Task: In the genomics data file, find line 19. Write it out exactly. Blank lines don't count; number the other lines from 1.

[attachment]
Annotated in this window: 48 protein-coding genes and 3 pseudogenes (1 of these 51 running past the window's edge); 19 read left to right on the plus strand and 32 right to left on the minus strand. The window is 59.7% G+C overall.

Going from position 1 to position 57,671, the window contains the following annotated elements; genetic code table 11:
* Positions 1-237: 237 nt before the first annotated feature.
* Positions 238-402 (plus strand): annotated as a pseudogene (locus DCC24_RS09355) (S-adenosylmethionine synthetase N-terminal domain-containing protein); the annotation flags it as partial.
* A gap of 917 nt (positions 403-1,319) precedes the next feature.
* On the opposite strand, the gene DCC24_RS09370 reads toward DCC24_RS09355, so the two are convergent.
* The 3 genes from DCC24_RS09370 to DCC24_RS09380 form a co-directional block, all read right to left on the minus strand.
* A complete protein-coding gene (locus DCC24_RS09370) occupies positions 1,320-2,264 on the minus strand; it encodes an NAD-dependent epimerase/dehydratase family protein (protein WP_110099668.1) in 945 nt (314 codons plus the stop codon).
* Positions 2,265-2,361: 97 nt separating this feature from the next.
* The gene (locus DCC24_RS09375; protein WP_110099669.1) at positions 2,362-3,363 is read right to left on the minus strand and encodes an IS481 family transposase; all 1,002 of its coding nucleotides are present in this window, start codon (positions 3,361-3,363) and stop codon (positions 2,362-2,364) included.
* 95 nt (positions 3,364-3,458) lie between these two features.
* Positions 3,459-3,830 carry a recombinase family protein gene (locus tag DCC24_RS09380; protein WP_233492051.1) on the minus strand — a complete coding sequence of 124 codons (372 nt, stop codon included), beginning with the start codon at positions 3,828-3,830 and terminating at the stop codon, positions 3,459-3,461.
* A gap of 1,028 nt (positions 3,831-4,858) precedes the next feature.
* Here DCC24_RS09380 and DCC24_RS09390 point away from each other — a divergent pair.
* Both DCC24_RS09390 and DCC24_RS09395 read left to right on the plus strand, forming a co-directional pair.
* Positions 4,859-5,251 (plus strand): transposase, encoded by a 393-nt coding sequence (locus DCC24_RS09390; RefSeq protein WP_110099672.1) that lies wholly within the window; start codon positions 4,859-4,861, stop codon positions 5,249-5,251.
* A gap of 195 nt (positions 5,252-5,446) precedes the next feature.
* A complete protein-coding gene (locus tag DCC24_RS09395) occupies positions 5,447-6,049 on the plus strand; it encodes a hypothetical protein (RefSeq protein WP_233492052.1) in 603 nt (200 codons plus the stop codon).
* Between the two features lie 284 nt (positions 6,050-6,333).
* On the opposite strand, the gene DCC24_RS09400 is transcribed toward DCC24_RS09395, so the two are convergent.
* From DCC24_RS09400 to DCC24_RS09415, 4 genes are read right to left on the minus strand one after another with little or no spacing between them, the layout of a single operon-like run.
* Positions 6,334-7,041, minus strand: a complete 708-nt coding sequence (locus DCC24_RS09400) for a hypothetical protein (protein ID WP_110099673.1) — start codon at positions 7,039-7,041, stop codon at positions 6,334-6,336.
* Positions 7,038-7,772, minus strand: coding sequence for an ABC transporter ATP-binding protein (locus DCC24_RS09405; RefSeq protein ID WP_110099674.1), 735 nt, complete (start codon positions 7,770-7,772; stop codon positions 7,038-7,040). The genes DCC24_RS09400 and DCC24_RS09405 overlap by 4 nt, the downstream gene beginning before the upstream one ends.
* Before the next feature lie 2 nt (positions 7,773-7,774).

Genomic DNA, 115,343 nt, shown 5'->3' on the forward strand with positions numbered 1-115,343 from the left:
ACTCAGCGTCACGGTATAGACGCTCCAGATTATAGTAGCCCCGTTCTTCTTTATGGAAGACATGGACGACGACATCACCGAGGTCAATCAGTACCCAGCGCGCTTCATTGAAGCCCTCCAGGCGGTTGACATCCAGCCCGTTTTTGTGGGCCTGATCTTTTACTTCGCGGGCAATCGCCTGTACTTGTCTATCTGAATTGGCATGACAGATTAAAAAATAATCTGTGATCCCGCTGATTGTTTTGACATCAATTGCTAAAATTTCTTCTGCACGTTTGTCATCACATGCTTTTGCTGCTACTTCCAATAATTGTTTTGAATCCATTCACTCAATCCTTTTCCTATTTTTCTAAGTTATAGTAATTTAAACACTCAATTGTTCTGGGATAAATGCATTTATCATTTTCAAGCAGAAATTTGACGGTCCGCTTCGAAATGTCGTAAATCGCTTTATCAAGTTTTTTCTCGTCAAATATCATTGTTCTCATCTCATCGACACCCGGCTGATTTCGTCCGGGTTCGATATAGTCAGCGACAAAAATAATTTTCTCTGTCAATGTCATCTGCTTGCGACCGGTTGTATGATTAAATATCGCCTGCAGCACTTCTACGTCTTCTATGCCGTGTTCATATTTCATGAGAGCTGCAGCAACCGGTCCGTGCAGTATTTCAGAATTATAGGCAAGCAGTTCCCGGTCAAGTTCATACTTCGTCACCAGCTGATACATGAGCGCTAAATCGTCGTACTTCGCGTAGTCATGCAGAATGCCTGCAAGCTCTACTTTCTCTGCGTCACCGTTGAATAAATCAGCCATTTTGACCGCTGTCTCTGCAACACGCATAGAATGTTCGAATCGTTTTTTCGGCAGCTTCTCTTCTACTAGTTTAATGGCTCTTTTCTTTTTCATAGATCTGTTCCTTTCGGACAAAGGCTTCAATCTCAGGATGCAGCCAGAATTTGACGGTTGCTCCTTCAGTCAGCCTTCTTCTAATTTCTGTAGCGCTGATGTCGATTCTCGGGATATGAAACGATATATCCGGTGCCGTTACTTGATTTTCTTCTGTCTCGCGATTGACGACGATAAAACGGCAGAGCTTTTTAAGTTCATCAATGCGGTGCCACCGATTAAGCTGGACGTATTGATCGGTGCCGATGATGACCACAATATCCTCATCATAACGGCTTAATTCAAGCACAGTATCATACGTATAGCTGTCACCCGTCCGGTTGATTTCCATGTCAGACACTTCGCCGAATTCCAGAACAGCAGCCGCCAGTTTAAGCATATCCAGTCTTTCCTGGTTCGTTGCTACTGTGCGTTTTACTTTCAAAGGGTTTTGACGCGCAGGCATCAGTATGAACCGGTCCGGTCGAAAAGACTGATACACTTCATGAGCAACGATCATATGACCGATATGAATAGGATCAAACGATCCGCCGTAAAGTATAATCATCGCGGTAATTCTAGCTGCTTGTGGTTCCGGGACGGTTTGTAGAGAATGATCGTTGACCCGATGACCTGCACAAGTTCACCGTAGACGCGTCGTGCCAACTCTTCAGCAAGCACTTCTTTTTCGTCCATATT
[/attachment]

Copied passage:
* Between the two features lie 284 nt (positions 6,050-6,333).